By azradon / /
I was instructed to write something inflammatory (or maybe the word was “controversial”) about San Francisco. Pit it against New York. Bitch-slap your sprightly city some. Well, unfortunately, the San Francisco Egoist might have the wrong man for the job. The problem is this: I like San Francisco. I like it a lot.
What’s not to like?
You have a shiny airport that smells nice. Your cash register clerks are polite. Your ATM vestibules are spotless. Your streets are spacious. You take pride in your novelty transportation. You have microclimates. You serve organic donuts. You studiously obey crosswalks. You all look like you just returned from a nice, fulfilling jog. Your trains not only have a schedule; they actually run on time. On a sunny day you have a beautiful, vibrant city. On a foggy day you have a beautiful, moody city. Yours are among the world’s best beers. You drink fine wine at reasonable prices. At 2:47 on a Thursday afternoon your traffic flows relatively freely. You have lovely, postcard-ready Victorians marching down every sweeping hillside. You wear vests without the slightest hint of self-consciousness. You have awesome Mexican food (a rarer thing than you might realize). You’re all hyper-educated and earnest. You have a noble work/life balance in that you actually have lives. You enjoy fresh citrus. You believe in the belief that you — yes, YOU! — matter. You have carpeted public transportation, for God’s sake. If that’s not the best kind of adorable optimism, I don’t know what is. Not to mention the fact that you all look like you slept soundly the night before.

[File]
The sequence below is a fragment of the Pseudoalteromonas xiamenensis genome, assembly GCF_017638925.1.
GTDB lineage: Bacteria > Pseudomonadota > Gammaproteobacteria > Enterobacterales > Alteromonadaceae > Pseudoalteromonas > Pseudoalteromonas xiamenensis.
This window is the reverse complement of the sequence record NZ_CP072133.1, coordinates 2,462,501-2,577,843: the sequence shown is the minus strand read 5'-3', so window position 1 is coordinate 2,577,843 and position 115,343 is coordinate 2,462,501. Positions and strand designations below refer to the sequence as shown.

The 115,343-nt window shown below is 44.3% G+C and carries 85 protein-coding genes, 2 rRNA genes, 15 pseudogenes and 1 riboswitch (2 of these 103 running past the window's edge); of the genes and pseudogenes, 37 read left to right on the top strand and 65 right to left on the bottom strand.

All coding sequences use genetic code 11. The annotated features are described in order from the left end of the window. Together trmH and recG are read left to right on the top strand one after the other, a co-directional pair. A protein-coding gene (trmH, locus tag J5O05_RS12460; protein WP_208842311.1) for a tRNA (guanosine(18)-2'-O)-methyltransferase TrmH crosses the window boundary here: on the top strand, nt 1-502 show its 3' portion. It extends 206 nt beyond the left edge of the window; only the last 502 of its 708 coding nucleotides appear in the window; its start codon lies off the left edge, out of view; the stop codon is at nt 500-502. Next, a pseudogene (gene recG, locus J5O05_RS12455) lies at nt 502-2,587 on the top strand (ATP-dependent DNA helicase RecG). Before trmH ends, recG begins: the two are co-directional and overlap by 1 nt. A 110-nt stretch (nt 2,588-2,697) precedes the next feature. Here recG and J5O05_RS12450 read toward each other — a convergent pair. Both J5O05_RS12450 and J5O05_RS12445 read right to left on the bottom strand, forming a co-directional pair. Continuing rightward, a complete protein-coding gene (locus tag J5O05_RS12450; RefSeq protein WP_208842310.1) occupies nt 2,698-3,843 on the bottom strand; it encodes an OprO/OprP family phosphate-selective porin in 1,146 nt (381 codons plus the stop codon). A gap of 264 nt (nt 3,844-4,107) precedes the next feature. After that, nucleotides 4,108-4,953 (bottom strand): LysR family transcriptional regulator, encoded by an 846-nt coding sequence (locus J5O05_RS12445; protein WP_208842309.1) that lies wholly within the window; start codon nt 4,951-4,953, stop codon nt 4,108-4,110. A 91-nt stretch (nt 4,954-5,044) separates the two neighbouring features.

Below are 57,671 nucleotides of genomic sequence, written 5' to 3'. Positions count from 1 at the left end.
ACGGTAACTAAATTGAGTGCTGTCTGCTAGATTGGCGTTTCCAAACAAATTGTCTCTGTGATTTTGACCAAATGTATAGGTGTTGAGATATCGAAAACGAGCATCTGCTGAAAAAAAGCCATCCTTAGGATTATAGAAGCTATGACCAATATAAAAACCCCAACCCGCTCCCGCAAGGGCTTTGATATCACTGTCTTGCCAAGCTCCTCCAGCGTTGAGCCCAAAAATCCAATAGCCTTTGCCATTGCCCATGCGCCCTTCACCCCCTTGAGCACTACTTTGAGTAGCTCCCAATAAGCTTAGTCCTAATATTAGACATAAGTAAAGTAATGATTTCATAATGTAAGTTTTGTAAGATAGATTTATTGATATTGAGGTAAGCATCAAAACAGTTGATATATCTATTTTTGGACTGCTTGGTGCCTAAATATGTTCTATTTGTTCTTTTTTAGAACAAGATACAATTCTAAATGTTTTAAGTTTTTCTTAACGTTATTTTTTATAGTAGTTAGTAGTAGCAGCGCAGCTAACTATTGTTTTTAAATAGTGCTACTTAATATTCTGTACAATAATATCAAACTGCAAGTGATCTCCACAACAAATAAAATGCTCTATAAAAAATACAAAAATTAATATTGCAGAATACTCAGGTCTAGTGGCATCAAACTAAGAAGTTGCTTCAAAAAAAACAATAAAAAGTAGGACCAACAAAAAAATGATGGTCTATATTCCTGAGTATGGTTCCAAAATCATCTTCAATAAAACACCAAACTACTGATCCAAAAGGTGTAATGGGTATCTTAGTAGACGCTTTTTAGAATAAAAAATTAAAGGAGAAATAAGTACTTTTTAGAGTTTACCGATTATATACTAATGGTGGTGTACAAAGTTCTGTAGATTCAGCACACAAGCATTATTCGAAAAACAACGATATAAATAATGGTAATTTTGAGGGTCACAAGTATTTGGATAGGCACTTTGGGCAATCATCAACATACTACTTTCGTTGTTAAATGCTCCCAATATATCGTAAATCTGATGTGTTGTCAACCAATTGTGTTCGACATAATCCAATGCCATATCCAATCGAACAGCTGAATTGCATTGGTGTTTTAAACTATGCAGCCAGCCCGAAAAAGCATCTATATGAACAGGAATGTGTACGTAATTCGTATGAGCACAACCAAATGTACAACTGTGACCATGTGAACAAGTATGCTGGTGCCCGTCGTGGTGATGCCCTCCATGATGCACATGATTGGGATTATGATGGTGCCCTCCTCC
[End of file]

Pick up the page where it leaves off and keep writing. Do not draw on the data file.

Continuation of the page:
Now, granted, it’s not all suicide-inspiring bridges and Gilroy Garlic Fries. I realize the place has its drawbacks, too: hippie feet, earthquakes, and the sad circus that is California State finance. But those are a small price to pay for such an enjoyable, likeable city.
That, however, is the difference right there: I like San Francisco, but I love New York.
It’s why Milton Glaser got it right 33 years ago when he came up with the “I Love New York” slogan. Damn, did he ever get it right. Because what is love? Love isn’t all tiny gifts and giddy smiles and raging hard-ons. (Though there is that.) Love is also an angsty, insecure, sticky mess. Love gets you doing things no sensible person ought to be doing: making the bed, shopping for teakettles, parenthood. Love gives you presents. Love gives you gonorrhea. Love exposes you for the temper-tantrum throwing, occasionally weak child you are capable of being. And, of course, love is capable of bringing out your ferocious best. Love is some complicated brew. Love is damned hard work.